Finding Solutions to Remove PFAS from Water

A woman in a blue blouse stands in front of a work station in her laboratory as a man in a white labcoat uses a pipette behind her.
ESE Chair Yanna Liang’s startup, Regenerative Solutions Inc. is partnering with UAlbany to develop green, environmentally sustainable, low-cost sorbents that remove PFAS from water. (Photo by Patrick Dodson)

By Michael Parker

ALBANY, N.Y. (Feb. 2, 2023) — For Professor Yanna Liang, providing sustainable designs for natural and engineered environments, and promoting sustainability in all areas related to the environment and human health is critically important to her work. This is her task in teaching and training students at the College of Engineering and Applied Sciences to become future environmental engineering leaders who can address local and global environmental problems.

“Human beings are used to grabbing natural resources, using them and then discarding the wastes at places that are far away,” said Liang, who chairs the Department of Environmental and Sustainable Engineering. “Considering global warming and limited space for landfills, innovative solutions are urgently needed to tackle the waste disposal issue. My solution is to convert waste to treasure through regenerative engineering.”

Over the summer of 2021, Liang took part in the State of New York’s annual SUNY Startup Summer School, where she joined with 150 faculty, students and staff from 22 SUNY campuses to explore ways to bring new technologies to market.

Liang’s startup, Regenerative Solutions Inc. (Regen), established in September 2021, is now partnering with UAlbany to develop green, environmentally sustainable, low-cost sorbents that remove PFAS (per- and polyfluoroalkyl substances) from water. PFAS are harmful, synthetic forever chemicals that can cause cancer, liver damage, decrease fertility and increase the risk of asthma and thyroid disease.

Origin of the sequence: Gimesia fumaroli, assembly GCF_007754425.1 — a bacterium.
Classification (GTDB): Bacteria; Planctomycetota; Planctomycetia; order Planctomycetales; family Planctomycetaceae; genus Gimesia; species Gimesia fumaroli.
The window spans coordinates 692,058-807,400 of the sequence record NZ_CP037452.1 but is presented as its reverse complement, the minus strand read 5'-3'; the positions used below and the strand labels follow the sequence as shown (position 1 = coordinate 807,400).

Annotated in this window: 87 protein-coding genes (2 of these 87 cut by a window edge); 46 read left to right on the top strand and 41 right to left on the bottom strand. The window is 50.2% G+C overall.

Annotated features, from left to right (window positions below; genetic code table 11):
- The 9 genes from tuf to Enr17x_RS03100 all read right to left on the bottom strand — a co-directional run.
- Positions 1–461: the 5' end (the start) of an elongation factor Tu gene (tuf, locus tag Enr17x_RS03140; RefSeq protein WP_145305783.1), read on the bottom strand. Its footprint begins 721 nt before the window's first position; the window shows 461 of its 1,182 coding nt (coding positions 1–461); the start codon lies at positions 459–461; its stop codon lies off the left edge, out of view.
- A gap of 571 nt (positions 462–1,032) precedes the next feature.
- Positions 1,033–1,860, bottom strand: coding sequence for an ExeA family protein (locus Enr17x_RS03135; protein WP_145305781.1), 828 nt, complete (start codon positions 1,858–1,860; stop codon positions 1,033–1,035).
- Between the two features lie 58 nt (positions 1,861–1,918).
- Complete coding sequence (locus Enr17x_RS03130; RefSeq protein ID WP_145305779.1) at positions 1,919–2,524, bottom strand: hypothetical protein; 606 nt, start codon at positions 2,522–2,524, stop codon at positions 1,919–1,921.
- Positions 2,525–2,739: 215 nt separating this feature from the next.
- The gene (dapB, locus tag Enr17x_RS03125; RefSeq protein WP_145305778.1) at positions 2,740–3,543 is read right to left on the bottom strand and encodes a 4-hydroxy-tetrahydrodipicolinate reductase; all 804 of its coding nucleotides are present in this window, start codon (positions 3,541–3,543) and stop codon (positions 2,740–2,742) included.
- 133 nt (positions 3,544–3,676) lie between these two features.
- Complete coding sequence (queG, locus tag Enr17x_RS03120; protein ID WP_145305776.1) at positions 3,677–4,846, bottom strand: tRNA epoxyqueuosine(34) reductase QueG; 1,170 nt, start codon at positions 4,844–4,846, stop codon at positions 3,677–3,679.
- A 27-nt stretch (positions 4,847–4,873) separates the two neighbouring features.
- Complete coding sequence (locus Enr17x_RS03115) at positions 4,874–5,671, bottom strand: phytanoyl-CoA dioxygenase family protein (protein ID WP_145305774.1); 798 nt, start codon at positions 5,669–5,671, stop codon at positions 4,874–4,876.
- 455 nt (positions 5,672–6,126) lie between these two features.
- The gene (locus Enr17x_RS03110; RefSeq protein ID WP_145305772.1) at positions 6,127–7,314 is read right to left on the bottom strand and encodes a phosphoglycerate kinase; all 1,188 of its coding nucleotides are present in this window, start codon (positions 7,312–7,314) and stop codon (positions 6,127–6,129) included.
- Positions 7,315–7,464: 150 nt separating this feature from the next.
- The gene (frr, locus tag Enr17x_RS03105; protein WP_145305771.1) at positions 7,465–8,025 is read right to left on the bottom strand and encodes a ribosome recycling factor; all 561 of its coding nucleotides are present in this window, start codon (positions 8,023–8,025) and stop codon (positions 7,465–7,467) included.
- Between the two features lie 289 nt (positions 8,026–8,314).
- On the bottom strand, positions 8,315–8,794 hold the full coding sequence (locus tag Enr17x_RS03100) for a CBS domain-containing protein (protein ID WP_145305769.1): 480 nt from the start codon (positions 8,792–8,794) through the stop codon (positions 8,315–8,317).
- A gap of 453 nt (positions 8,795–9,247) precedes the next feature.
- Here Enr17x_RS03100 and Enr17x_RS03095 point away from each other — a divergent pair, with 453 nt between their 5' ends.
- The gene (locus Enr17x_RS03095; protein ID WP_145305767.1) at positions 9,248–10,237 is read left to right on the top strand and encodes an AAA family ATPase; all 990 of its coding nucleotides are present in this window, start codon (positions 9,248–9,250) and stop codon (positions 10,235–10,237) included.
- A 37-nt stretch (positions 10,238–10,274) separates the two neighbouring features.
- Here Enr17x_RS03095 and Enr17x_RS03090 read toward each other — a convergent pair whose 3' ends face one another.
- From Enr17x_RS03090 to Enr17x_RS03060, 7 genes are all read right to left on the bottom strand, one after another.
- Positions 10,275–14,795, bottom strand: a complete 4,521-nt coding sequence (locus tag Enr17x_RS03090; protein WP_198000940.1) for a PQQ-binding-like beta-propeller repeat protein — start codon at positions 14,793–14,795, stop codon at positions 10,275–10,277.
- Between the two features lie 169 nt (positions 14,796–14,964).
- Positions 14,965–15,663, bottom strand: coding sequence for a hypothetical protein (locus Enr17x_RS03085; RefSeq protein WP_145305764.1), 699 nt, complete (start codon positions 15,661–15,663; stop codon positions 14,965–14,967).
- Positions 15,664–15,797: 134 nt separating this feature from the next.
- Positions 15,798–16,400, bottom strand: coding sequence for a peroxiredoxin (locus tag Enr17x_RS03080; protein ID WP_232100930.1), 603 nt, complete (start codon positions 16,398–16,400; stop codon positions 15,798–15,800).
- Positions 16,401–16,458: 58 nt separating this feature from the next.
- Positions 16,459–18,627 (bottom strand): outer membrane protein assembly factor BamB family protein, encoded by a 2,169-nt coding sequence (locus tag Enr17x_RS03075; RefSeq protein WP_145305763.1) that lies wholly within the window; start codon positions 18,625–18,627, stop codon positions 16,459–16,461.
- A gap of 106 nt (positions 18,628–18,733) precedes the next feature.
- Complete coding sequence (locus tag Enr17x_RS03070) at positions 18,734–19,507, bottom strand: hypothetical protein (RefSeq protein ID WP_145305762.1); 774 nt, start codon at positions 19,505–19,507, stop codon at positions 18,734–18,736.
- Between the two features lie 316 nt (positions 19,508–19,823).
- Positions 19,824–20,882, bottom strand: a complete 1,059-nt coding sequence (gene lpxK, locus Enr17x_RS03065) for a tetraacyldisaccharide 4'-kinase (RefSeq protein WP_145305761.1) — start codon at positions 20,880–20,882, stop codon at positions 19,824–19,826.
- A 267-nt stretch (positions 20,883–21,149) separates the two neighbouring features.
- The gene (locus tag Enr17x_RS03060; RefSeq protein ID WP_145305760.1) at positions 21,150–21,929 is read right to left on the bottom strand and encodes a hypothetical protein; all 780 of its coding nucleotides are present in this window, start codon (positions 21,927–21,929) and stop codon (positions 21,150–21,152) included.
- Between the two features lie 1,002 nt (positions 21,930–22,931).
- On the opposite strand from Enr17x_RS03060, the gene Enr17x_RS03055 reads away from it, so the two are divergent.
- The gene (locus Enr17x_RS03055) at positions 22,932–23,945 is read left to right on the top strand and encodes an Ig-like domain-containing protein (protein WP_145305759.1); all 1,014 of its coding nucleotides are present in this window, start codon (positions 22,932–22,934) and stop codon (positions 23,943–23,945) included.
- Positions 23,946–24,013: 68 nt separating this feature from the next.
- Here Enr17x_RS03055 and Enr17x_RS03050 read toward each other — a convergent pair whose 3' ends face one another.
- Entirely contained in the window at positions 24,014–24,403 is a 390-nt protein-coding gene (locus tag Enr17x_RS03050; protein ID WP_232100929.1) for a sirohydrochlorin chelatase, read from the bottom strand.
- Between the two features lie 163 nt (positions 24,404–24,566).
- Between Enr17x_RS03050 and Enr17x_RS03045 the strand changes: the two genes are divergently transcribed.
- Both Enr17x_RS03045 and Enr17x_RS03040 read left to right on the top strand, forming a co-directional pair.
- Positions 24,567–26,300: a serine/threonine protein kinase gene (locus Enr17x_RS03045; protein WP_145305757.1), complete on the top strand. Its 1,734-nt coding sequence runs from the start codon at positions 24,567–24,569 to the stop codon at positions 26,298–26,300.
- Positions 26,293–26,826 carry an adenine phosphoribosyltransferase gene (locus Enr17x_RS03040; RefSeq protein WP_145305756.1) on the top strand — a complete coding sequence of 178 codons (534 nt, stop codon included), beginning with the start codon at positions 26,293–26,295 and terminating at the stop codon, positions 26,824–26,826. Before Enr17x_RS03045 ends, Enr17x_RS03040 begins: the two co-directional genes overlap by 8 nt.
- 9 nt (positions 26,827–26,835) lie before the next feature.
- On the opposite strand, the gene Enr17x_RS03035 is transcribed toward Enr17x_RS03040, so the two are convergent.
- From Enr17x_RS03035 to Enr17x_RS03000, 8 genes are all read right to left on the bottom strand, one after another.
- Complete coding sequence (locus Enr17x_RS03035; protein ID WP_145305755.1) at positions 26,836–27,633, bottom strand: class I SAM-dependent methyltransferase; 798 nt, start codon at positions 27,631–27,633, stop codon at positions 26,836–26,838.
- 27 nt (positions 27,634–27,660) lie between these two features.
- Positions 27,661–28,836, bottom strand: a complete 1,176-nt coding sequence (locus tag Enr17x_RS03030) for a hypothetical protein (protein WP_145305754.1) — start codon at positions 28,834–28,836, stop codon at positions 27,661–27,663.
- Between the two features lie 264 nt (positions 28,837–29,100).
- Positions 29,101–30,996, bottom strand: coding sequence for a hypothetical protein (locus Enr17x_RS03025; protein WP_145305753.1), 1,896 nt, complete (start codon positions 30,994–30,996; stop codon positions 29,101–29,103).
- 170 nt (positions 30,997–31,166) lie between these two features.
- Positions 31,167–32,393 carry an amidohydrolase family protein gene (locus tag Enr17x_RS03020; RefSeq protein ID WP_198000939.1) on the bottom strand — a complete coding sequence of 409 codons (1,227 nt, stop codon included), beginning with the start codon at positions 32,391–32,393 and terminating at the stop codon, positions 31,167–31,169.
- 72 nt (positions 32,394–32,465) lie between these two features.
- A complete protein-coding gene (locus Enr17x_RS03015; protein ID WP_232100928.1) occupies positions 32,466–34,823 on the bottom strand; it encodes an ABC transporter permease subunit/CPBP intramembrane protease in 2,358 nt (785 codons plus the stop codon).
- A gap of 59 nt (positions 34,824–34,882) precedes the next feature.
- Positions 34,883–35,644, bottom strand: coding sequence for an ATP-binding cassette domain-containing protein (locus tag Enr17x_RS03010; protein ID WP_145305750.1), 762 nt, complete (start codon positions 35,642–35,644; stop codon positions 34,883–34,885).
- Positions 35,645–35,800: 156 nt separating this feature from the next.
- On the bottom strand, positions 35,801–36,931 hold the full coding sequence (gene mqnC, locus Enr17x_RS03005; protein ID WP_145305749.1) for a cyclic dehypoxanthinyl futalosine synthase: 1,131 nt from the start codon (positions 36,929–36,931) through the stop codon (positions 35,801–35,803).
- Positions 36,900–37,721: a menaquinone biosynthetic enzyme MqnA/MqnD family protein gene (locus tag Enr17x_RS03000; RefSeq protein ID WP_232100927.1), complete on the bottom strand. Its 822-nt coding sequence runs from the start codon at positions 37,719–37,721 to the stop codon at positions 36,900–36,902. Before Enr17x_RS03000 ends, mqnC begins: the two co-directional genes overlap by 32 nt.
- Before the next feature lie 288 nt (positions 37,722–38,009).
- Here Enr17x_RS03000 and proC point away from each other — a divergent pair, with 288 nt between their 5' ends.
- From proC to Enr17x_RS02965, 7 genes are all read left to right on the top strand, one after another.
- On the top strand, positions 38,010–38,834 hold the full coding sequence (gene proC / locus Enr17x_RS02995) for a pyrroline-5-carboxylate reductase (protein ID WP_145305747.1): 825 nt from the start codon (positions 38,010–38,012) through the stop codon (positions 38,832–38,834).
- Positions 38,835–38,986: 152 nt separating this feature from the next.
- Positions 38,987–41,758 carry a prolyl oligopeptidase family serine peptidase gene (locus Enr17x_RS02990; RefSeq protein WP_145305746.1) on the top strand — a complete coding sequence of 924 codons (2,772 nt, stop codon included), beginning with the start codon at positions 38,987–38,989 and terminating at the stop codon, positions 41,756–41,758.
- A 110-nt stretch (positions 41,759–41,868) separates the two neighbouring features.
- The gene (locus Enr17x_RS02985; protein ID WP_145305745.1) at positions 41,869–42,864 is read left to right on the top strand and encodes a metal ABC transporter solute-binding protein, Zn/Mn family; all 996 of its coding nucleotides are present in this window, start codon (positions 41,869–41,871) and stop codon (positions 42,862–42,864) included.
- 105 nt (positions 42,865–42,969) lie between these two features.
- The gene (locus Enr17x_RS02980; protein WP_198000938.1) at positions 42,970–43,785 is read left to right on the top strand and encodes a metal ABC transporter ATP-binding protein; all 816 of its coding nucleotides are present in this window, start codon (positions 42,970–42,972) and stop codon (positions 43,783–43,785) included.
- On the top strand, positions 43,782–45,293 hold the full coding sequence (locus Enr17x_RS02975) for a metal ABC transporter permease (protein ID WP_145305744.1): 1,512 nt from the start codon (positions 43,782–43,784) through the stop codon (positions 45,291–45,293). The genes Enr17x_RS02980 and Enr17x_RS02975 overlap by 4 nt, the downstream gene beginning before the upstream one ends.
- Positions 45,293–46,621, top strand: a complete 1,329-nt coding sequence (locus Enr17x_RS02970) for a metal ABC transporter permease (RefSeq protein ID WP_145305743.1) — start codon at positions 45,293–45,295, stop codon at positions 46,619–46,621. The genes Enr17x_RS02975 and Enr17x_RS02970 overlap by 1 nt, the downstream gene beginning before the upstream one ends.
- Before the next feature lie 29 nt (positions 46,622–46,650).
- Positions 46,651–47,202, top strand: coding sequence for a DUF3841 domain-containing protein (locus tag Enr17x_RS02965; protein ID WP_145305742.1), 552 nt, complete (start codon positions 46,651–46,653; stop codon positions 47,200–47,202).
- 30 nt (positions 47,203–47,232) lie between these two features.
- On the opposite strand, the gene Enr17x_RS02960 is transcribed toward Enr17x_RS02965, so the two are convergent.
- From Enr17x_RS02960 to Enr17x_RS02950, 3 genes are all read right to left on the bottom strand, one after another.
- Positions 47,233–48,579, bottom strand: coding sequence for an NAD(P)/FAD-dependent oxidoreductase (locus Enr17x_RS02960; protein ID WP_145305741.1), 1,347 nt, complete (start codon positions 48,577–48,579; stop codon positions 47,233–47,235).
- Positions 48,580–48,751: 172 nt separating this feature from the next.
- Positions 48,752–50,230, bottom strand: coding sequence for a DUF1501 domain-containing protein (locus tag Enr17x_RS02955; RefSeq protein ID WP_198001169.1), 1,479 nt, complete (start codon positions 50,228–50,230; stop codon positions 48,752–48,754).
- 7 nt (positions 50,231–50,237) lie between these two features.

Liang’s hope is that once developed, the newly synthesized sorbents can be tested and certified by the National Sanitation Foundation, and her products can go to market for treating water at both small and large scales.

For her efforts, FuzeHub, the statewide New York Manufacturing Extension Partnership center, has awarded Regen $50,000 from the Jeff Lawrence Innovation Fund to support cutting-edge developments in materials science, while raising the bar for eco-friendly manufacturing.

FuzeHub and NYSTAR, Empire State Development’s Division of Science, Technology and Innovation, received a number of applications for the funding initiative, launched in September. They challenged New York’s innovators to consider the environmental impacts of their potential high-performance products, and submit projects that would lead to greater sustainability in the manufacturing industry.

“The mission of Regen is to help sustain society and environment through a regenerative approach,” said Liang. “This approach is rooted in our deep understanding of interactions between human beings and the ecosystem. To ensure that our future generations can still enjoy this beautiful planet, we must replace the linear economy that has been practiced for many decades with a circular one and expand our creativity toward identifying, developing, and implementing sustainable and regenerative solutions.”

At the current stage, Regen provides two types of solutions. First, converting organic wastes to high-value products and fuels. Second, innovative approaches for remediating PAFS.